In order to evaluate the effect of the base boundary conditions on the response of liquid storage tanks, the tank base plate was considered supported on a tensionless elastic foundation of a uniform stiffness of 1000 lb/in/in2 in compression. Table (5.5) provides the unanchored tank response using the small deflection theory.
Figures (5.9), (5.10), (5.11) and (5.12) display time history comparisons between the anchored and the unanchored broad tank for the overturning moment measured at the center of the base plate and for the base axial stresses when subjected to Northridge and El Centro ground motions, respectively. Figures (5.13), (5.14), (5.15) and (5.16) show the same comparison for the tall tank. The response of the unanchored tank was governed primarily by a rocking motion. This mode was found to have a dominant ``period'' of 0.41 sec for the broad tank and 0.82 sec for the tall tank. Based on these periods, the foundation rocking damping is estimated to be . On the other hand, the response of the anchored tank was governed primarily by the flexible-impulsive pressure component which has a fundamental period of 0.162 sec for the broad tank and 0.189 sec for the tall tank. Since the rocking period is relatively large as compared to the flexible-impulsive period, the overturning moment exerted on the anchored tank may be larger than that exerted on the unanchored tank. However, due to the nature of the boundary conditions associated with the base of the unanchored tank, the axial and hoop stresses at the bottom of the unanchored tank shell were larger than those of the anchored tank. The response of unanchored tanks was dominated by the uplift mechanism which varied nonlinearly with the intensity and frequency of input motions. The coupling of uplift mechanism with out-of-round distortions resulted in high compressive axial membrane stresses developed over a narrow contact zone. This effect is reflected by the sharp peaks on the compression side of the time history diagrams of the axial stress that occurred simultaneously with large uplifting displacements. The cases on which the axial stress at the bottom of the anchored tank shell were larger than those of the unanchored tank are attributed to the large difference between the overturning moments in the two tanks. Yet, sharp peaks are still shown on the compression side of the axial stress time history diagrams of these tanks.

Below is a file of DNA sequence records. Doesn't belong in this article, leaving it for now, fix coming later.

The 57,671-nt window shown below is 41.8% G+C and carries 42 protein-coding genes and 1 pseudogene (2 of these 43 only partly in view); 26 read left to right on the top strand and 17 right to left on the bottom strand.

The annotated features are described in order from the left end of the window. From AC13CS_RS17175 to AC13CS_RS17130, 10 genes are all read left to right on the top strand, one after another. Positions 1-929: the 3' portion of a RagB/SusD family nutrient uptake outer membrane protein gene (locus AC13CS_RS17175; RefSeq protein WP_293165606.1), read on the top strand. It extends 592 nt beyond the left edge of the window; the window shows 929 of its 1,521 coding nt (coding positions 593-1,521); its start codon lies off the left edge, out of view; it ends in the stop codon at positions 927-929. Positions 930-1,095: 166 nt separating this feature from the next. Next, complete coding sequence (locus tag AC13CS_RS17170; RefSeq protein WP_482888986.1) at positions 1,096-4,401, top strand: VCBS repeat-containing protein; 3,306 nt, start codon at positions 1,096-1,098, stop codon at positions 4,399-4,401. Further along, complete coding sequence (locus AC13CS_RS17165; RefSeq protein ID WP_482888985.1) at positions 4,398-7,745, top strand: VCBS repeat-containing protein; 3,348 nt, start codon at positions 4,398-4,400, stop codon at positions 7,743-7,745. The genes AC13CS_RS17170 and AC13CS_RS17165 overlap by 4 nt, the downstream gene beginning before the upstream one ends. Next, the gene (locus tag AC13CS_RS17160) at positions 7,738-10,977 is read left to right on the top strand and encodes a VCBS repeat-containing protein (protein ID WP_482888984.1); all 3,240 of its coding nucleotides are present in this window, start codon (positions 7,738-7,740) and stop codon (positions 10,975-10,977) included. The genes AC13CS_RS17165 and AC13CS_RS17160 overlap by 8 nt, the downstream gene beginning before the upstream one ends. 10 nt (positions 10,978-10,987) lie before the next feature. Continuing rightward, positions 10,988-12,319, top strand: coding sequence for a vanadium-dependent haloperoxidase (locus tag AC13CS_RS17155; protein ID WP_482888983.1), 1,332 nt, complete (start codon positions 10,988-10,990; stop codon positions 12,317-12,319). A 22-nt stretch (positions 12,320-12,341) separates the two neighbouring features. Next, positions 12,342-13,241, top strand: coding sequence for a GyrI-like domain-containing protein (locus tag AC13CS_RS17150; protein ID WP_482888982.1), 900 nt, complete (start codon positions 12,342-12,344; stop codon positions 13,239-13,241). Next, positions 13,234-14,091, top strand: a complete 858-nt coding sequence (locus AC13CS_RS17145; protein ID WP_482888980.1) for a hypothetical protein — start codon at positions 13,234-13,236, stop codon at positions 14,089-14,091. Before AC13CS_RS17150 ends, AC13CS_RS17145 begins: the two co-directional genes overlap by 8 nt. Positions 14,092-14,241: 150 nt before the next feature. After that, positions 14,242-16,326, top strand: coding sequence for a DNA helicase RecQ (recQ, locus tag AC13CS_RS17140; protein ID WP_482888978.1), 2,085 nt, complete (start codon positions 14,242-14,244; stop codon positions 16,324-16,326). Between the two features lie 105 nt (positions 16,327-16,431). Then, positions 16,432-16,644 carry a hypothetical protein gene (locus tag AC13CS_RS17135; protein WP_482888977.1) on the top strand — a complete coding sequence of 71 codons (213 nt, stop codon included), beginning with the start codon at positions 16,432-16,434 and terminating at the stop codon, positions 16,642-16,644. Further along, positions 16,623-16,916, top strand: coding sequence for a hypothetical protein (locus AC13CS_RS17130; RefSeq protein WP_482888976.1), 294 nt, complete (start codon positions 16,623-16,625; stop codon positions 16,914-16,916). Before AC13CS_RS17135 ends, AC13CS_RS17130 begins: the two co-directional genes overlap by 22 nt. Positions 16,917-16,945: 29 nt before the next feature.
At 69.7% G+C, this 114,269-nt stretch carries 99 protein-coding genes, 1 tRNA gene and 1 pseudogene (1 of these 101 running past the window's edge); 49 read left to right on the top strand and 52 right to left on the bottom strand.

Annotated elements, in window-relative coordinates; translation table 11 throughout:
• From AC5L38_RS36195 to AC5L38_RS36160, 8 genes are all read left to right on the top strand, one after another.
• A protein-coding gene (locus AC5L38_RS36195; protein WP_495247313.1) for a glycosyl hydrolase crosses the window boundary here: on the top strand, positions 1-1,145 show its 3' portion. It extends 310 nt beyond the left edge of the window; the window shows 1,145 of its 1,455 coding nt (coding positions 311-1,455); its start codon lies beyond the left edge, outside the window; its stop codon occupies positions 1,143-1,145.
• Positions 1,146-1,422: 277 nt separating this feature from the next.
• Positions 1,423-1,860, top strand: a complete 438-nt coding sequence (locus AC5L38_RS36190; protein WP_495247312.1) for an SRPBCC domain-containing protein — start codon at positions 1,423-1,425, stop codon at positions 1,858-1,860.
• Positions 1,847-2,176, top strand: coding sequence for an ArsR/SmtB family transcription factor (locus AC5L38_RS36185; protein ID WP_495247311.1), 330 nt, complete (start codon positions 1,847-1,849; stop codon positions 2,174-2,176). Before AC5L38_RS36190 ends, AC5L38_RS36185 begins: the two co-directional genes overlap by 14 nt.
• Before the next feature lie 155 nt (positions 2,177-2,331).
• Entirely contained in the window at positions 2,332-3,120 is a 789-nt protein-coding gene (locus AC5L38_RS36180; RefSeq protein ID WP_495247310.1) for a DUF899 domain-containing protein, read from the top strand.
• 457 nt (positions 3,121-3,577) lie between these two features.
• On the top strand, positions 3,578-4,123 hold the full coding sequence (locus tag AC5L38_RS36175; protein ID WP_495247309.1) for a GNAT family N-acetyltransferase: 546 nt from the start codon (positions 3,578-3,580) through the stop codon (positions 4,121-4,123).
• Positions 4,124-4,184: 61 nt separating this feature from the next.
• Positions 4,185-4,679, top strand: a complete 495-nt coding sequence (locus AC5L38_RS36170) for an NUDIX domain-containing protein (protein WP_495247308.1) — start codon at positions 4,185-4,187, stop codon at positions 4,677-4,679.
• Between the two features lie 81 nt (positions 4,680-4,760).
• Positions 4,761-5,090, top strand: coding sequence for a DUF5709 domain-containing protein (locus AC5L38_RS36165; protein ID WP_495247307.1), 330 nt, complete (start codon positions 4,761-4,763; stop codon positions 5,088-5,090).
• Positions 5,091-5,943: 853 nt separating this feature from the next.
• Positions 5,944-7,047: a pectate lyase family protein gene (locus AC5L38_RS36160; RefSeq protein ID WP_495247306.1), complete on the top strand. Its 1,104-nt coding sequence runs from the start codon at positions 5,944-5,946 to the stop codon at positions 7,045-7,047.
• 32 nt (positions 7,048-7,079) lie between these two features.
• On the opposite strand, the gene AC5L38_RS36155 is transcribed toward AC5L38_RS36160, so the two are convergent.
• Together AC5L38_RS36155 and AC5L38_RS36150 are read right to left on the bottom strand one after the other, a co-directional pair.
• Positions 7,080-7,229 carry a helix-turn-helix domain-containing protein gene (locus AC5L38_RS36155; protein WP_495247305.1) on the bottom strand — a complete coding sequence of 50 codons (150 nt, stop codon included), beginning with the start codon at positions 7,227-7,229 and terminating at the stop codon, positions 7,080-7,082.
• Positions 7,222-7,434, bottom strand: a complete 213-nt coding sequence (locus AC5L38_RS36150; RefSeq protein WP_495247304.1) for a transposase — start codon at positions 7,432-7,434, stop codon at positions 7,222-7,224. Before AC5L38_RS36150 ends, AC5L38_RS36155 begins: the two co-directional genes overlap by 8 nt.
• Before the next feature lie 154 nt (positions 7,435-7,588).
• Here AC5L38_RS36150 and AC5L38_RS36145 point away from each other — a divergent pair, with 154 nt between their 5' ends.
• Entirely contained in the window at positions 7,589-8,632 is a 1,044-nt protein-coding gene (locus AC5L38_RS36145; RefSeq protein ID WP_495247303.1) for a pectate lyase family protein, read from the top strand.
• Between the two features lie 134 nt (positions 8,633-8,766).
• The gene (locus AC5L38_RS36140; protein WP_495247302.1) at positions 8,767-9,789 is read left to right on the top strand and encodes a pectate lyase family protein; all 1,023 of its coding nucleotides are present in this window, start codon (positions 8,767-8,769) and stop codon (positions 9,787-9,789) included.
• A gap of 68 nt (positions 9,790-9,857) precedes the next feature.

The contact characteristics of the unanchored tank with its foundation are important factors in evaluating the response of such a tank. Figures (5.17), (5.19), (5.21) and (5.23) show the uplift displacement of the two extreme opposite points on the principal diameter which parallels the earthquake excitation of the broad and tall tanks, respectively, when subjected to the Northridge and El Centro ground motions. They show that the uplift displacement on the tension side is much higher than the penetration displacement on the compression side. Such a behavior is expected due to the tensionless nature of the foundation. In addition, Figures (5.18), (5.20), (5.22) and (5.24) show the time history of the change in the area of contact of the base plate with the foundation (Ac) as compared to the total area (At).